Realtime Data in Apache Druid — Choosing the Right Strategy
Storing data in real-time data streams has always been a challenge. The solution depends on your use cases. If you want to store data for daily or monthly analytics, you can use a distributed file system and run Hive or Presto on top of it. If you’re going to run some simple real-time analytics, you can store the recent data in Elasticsearch and run Kibana for charts.
Apache Druid was made to address both of the above use cases at the same time. It can serve as a durable data store for daily or monthly analytics. It can also serve as the fast queryable data store, which allows you to push and retrieve data in real-time.
The issue, however, with earlier versions of Apache druid was ingesting the data from streams in the database. Let’s take a look at what challenges the developers faced earlier.
Tranquility is a package provided by Apache Druid to ingest real-time data. Tranquility is not exactly but equivalent to JDBC or Cassandra drivers. It handles partitioning, replication, service discovery, and schema rollover for you. The user needs to be concerned with the data and the data source he needs to use.
Ingesting realtime data using Tranquility
Tranquility addresses a lot of the problems which a user might face. However, it comes bundled with its own set of challenges.
Tranquility can create duplicate records in some instances. It doesn’t provide any exactly-once guarantee. In the case of scenarios, such as timeouts in POST request for data or not receiving the ack, Tranquility can produce duplicate records.
This situation leaves the user with the responsibility of de-duplication the data. It can even lead to incorrect graphs in Apache superset if you are using one.
The most concerning issue with Tranquility is the data drop. There are various circumstances under which Tranquility intentionally or due to an error fails to insert the data. Some of these cases listed in the official documentation are —
- Events with timestamps outside your configured windowPeriod will be dropped.
- If you suffer more Druid Middle Managers failures than your configured replicas count, some partially indexed data may be lost.
- If there is a persistent issue that prevents communication with the Druid indexing service, and retry policies are exhausted during that period, or the period lasts longer than your windowPeriod, some events will be dropped.
- If there is an issue that prevents Tranquility from receiving an acknowledgment from the indexing service, it will retry the batch, which can lead to duplicated events.
The worst part is in most of these cases, you wouldn’t even know that your data has been dropped till the time you query.
Since Tranquility daemon runs inside your JVM, it’s the responsibility of the application to handle errors such as timeouts. In the case of applications such as Apache Flink, not managing one of these errors effectively, can lead to unwanted restarts.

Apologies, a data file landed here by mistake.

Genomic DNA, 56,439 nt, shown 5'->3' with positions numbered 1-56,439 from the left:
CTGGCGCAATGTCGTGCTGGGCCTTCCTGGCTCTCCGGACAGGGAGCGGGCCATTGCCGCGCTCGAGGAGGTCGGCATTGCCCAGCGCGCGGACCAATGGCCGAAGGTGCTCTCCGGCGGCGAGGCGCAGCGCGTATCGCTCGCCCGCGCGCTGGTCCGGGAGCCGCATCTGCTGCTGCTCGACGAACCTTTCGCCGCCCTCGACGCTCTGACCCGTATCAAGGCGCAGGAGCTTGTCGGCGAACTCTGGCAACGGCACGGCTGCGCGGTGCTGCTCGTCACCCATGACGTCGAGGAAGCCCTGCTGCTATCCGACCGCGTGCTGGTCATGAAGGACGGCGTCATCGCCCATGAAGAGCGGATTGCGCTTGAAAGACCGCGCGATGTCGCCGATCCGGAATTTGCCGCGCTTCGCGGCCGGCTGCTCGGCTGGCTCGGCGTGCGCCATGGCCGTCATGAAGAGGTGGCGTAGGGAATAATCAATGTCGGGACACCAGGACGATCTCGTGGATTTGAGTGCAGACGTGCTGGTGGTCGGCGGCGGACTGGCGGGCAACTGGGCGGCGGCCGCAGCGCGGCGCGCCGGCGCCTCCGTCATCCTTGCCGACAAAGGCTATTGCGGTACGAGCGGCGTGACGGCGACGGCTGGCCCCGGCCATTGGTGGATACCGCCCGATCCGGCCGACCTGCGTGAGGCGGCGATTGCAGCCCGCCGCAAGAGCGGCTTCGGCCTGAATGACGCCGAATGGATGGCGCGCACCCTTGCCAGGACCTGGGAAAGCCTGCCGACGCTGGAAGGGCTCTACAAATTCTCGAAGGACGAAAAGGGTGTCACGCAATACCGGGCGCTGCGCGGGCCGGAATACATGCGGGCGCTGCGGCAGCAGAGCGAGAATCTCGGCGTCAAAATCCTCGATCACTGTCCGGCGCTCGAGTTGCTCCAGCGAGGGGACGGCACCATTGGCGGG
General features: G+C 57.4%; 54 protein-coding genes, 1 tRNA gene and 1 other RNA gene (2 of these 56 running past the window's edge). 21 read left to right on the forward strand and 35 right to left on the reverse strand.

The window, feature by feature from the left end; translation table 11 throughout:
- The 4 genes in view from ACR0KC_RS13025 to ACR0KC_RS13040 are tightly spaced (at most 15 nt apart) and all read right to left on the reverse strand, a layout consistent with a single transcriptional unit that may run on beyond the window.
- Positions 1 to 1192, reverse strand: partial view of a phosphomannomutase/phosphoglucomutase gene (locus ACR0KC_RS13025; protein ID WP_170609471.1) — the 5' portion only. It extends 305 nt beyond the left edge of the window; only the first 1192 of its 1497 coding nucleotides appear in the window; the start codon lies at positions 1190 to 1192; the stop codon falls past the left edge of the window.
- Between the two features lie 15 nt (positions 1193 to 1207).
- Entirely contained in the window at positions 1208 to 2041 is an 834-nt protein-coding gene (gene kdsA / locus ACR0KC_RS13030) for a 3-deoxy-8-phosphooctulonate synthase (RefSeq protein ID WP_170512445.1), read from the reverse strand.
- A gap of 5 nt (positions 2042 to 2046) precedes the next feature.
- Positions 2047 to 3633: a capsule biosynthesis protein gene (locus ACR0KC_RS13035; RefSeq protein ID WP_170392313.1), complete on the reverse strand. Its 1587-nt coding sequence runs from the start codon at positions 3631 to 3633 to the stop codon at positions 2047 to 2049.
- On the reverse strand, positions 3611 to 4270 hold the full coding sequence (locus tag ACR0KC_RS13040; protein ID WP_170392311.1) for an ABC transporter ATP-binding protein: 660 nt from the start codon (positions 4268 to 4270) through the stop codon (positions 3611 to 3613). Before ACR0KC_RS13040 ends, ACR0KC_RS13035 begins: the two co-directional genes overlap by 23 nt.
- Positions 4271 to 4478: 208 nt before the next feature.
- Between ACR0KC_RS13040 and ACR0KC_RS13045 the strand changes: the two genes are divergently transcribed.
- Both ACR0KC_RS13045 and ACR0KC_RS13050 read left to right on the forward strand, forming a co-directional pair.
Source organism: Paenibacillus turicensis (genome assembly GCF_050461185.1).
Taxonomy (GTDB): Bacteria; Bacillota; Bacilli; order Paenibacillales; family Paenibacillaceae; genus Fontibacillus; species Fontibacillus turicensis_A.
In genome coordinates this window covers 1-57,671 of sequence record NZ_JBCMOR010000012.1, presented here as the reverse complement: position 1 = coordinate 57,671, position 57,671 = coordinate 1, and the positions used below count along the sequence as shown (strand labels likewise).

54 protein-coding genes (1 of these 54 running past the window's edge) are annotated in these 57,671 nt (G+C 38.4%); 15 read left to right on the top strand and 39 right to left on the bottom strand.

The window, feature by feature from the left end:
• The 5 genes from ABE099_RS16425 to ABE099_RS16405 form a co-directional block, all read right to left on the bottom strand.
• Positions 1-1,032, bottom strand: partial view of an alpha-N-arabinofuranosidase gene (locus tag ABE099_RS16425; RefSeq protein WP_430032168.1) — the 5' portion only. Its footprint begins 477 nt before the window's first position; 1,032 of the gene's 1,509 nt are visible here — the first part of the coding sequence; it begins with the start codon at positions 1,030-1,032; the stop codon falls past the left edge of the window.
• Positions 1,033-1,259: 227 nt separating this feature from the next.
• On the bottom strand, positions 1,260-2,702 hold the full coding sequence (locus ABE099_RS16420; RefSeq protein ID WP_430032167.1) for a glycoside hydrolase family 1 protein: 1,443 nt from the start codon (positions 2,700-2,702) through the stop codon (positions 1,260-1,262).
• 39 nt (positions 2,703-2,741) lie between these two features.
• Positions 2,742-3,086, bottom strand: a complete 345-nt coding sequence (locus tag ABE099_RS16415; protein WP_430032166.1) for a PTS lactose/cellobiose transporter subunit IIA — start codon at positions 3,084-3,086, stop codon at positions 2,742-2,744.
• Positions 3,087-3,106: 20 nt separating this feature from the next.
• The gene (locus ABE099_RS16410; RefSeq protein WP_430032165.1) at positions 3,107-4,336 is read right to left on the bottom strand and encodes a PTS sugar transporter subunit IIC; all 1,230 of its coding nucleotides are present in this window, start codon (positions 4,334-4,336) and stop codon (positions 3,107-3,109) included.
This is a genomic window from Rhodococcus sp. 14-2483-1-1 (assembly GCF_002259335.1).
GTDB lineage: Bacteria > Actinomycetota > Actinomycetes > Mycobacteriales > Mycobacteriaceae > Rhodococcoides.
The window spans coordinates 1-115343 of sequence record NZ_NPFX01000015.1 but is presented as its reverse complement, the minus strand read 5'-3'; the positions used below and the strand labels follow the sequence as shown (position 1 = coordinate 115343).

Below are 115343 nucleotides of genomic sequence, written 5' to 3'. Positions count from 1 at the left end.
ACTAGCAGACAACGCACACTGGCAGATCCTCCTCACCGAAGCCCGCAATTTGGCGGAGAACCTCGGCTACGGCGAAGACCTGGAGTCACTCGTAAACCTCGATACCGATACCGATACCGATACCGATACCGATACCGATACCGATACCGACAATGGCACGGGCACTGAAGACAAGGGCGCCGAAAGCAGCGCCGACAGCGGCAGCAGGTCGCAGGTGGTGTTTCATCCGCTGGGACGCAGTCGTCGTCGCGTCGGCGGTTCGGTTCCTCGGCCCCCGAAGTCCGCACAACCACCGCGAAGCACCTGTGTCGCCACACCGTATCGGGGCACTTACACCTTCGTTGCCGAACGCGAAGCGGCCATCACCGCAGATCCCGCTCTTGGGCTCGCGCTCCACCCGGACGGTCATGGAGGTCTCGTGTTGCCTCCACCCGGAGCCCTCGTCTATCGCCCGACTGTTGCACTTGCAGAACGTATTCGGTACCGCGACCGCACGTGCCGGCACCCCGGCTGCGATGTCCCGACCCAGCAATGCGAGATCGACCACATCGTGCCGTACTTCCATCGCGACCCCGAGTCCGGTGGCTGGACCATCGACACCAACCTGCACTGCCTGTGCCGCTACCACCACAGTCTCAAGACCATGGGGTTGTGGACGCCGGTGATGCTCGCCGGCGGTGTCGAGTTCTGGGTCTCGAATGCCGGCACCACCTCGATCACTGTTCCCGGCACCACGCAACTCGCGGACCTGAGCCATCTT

On top of all these issues, Tranquility is built for druid 0.9.2. Using it with current druid version 0.16.0 can create unidentified problems.
To address all of the above problems, Apache druid added Kafka Indexer in version 0.9.1. The indexer remained in the experimental state until version 0.14.
Kafka Indexing Service first starts a supervisor according to the config specified by you. The supervisor then periodically starts new indexing tasks, which are responsible for consuming data from Kafka and publishing it in Druid.
Unlike Tranquility, Kafka Indexing Tasks can be long-running. Multiple segments can be published after a minimum no. of rows or bytes have reached without starting a new task.
Kafka Indexer in Apache Druid
Kafka Indexer aims to solve various challenges that its predecessors faced.
The Kafka indexer provides an exactly-once guarantee to the user. This guarantee is possible since the default Kafka consumer since Kafka 0.11.x provides out of the box support for this semantics.
Publish delayed data
Kafka indexer is designed to publish delayed data. It’s not subjected to the windowPeriod considerations of Tranquility. This ability gives a user the freedom to backfill data from a particular offset in Kafka to Druid.
Although Tranquility also supports schema updates, it’s much easier to do in Kafka Indexer. You just need to submit a POST request containing the new schema and the supervisor will spawn new tasks with the updated schema. You don’t require any changes on the producer end.
In case you add new columns, the older rows will show empty values in those columns, but the rows will still be queryable.
Kafka Indexer services solved a lot of issues that the developers faced when they were using Tranquility. If you want to get started with the Kafka Indexing service, you can refer to the Apache Kafka Ingestion in official Druid documentation.
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